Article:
The understanding of purpose helps me decide whether the product is going to bring value to a persons life, or whether it’s going to be more clutter and waste for the world. When the product is designed for a purpose it brings us closer to that Rikyu idea that every object has the power to speak poetry, to bring us closer to the moment.

3) Economy and efficiency through simplicity.

When we’re addressing the aspects of an ethical life through design, we have to understand the impact that design has on the individual, the environment and the interdependent cultures of our age. Design and economics have been responsible for our age’s enormous impact on the globe, during a time when neither assumed responsibility for the impact of their waste and excess. By keeping the design process simple, we also maximise our ability to control how much waste we create because we can account for each step of the process. Keeping these products simple doesn’t just bring mindfulness to the user, it brings mindfulness to the label as a whole.

Zenism have designed menswear and T-shirts for a man that wants to support fair work for fair pay in Asia and the Pacific. This menswear offers clean, minimal comfort. There’s no reason why men's basics can’t build a more sustainable future.

Zenism is a fusion of Japanese aesthetic and philosophy, with Australian ingenuity, ideas and lifestyle.

I’m not the first person to have the idea of a wholistic product created for mindfulness, this is a concept that was introduced to me in Japan. It was first made popular thereby a smart tea masters work, Rikyu, during the 1500’s. His main focus was how to bring mindfulness into our lives through our everyday interactions with objects and habits, like drinking tea. He managed to transform this mundane activity into a ceremony, bringing attention to the fact that every moment is a chance to connect and be present in life.

Rikyu taught us that because objects are with us more than books and abstract concepts they have a fantastic opportunity to remind us of what really matters if we allow them to. In this way, objects can be just as poignant as poetry. When we get dressed, when we eat and play, when we pack for a weekend away, our humble clothes and possessions are there with an opportunity to remind us that our lives are worth living.

Despite the business and over saturation that exists in that island nation, Japan manages to maintain a sense of Rikyu and Zen’s teaching throughout their everyday, mundane life. It seems that everyone, without even realising, is a kind of philosopher. From the designers to the salesmen.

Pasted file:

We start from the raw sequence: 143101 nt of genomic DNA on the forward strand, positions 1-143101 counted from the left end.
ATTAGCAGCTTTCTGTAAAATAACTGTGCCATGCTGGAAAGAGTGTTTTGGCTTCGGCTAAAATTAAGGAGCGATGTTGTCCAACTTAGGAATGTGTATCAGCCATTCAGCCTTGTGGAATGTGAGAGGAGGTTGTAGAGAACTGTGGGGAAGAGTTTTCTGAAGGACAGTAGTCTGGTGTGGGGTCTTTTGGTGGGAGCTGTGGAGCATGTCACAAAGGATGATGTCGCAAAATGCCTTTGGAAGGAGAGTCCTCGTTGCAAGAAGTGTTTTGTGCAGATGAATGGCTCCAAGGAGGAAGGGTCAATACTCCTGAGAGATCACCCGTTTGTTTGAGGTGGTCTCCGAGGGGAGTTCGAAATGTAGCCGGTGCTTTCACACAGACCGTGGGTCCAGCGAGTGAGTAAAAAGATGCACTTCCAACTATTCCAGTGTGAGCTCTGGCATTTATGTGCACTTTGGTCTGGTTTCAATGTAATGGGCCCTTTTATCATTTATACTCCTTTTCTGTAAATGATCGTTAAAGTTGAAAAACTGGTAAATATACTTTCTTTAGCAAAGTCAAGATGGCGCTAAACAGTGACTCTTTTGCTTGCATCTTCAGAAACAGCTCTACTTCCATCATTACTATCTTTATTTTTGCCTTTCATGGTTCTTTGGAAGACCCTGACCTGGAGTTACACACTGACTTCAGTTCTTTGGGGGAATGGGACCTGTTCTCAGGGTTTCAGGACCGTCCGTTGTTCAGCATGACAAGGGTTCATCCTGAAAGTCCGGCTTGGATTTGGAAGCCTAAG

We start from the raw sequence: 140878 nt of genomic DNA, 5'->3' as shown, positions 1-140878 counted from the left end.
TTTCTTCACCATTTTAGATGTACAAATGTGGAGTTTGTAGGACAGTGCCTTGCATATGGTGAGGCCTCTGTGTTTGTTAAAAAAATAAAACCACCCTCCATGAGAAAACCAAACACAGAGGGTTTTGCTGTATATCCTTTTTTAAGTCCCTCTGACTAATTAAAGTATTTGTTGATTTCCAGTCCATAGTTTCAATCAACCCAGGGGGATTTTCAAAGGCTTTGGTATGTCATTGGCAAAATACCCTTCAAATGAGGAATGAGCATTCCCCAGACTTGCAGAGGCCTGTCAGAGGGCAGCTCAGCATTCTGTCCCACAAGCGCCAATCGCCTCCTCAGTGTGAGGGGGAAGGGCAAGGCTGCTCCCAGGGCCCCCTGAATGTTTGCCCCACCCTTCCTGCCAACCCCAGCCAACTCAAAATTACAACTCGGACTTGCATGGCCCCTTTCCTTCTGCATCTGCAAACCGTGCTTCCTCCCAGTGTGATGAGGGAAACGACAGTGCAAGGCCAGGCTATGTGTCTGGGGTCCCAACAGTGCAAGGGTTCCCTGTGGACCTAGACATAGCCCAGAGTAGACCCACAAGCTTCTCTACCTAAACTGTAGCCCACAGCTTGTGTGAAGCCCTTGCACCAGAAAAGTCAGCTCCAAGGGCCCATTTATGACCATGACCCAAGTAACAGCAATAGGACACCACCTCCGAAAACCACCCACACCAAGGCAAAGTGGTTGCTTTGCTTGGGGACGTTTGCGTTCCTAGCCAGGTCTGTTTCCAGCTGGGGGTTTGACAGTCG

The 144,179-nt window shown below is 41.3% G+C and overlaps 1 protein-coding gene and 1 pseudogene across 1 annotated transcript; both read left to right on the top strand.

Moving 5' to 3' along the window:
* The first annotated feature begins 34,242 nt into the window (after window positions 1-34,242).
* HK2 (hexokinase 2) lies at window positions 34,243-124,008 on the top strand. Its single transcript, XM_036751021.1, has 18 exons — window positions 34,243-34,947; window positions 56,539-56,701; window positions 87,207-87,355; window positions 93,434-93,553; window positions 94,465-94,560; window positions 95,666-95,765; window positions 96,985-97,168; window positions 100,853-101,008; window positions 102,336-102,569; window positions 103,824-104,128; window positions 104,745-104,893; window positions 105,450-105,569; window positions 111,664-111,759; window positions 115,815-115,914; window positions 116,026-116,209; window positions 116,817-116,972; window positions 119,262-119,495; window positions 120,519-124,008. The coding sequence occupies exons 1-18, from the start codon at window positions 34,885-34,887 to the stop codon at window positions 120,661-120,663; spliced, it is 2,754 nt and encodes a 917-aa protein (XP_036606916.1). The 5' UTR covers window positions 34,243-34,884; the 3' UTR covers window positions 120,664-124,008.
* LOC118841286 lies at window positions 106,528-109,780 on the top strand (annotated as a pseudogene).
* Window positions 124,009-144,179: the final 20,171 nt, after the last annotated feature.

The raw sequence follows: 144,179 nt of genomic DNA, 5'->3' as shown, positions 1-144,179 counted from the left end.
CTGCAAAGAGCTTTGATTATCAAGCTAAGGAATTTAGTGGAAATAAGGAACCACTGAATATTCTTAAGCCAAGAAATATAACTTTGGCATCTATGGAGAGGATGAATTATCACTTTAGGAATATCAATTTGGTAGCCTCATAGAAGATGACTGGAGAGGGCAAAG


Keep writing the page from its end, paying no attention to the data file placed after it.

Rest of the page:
Australia has its own version. We have a history of making do, finding creative ways of overcoming obstacles, and of adapting ideas to suit a more rugged culture, climate and landscape. Our approach to life is one of determination and stoic steadfastness, but we also have a unique ability to see the beauty in the rugged and recognise the hype in fame and fortune. We have an intrinsic knack for making everything and everyone equal. This could be why Australian’s love to experiment with materials, making objects from raw and ordinary stuff like tree logs and upcycled scrap metal. We also used our ingenuity with the wool industry and the breeding of climatized Merino sheep, and recently with the development of the macadamia shell Husque by Australian Marc Harrison. We like to see the underdog overcome adversity, and think those with privilege should come down to an even playing field. Everything and everyone should be equal because there is potential in every moment.

There is something in this Australian perspective that compliments the Japanese appreciation of a more mindful approach, and that’s how Zenism comes to bring mindfulness into a man’s life.

If you have any thoughts on how to bring more attention and awareness of what matters to the lives of others, I’d love to hear your comments. It’s important that these ideas don’t stay static or rigid, that they are contested, tested and built upon throughout the lifetime of the brand. Nothing great ever occurred in isolation. Please submit your thoughts, suggested reading, watching and learning through the contact page, or use the form below.

Take a look

I designed the zenism basics to get rid of distraction - it's about helping others to get the most out of life. That's what the whole brand is about.
See how the mens bamboo can remind you of the simple life, here.